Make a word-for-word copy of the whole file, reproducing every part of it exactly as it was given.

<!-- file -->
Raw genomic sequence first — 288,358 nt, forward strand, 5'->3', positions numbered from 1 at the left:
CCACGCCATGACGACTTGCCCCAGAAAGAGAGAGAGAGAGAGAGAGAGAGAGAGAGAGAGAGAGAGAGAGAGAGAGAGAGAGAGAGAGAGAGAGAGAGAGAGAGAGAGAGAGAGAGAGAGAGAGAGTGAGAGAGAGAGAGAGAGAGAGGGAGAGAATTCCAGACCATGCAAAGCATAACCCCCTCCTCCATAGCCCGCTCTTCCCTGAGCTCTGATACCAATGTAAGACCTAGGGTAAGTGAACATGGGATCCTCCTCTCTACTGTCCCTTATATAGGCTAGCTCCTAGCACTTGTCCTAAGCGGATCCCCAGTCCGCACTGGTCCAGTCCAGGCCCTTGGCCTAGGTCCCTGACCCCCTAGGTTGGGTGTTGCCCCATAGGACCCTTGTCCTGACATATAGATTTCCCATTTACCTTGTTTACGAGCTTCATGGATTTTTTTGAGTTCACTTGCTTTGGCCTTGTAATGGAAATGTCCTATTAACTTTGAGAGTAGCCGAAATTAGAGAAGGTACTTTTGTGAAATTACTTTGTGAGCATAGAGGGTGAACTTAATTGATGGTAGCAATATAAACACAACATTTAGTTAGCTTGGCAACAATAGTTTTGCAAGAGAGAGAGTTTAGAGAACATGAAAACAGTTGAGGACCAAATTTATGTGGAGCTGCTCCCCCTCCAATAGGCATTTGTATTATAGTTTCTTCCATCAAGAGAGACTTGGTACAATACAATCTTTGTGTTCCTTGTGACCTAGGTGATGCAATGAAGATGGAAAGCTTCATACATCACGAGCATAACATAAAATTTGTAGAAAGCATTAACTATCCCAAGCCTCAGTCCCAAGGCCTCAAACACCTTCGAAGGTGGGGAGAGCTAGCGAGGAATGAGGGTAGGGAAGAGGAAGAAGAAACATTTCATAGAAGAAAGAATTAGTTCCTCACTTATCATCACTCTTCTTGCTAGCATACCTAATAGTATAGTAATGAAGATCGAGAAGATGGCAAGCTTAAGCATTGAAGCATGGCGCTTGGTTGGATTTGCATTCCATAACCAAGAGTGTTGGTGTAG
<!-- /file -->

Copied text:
Raw genomic sequence first — 288,358 nt, forward strand, 5'->3', positions numbered from 1 at the left:
CCACGCCATGACGACTTGCCCCAGAAAGAGAGAGAGAGAGAGAGAGAGAGAGAGAGAGAGAGAGAGAGAGAGAGAGAGAGAGAGAGAGAGAGAGAGAGAGAGAGAGAGAGAGAGAGAGAGAGAGAGTGAGAGAGAGAGAGAGAGAGAGGGAGAGAATTCCAGACCATGCAAAGCATAACCCCCTCCTCCATAGCCCGCTCTTCCCTGAGCTCTGATACCAATGTAAGACCTAGGGTAAGTGAACATGGGATCCTCCTCTCTACTGTCCCTTATATAGGCTAGCTCCTAGCACTTGTCCTAAGCGGATCCCCAGTCCGCACTGGTCCAGTCCAGGCCCTTGGCCTAGGTCCCTGACCCCCTAGGTTGGGTGTTGCCCCATAGGACCCTTGTCCTGACATATAGATTTCCCATTTACCTTGTTTACGAGCTTCATGGATTTTTTTGAGTTCACTTGCTTTGGCCTTGTAATGGAAATGTCCTATTAACTTTGAGAGTAGCCGAAATTAGAGAAGGTACTTTTGTGAAATTACTTTGTGAGCATAGAGGGTGAACTTAATTGATGGTAGCAATATAAACACAACATTTAGTTAGCTTGGCAACAATAGTTTTGCAAGAGAGAGAGTTTAGAGAACATGAAAACAGTTGAGGACCAAATTTATGTGGAGCTGCTCCCCCTCCAATAGGCATTTGTATTATAGTTTCTTCCATCAAGAGAGACTTGGTACAATACAATCTTTGTGTTCCTTGTGACCTAGGTGATGCAATGAAGATGGAAAGCTTCATACATCACGAGCATAACATAAAATTTGTAGAAAGCATTAACTATCCCAAGCCTCAGTCCCAAGGCCTCAAACACCTTCGAAGGTGGGGAGAGCTAGCGAGGAATGAGGGTAGGGAAGAGGAAGAAGAAACATTTCATAGAAGAAAGAATTAGTTCCTCACTTATCATCACTCTTCTTGCTAGCATACCTAATAGTATAGTAATGAAGATCGAGAAGATGGCAAGCTTAAGCATTGAAGCATGGCGCTTGGTTGGATTTGCATTCCATAACCAAGAGTGTTGGTGTAG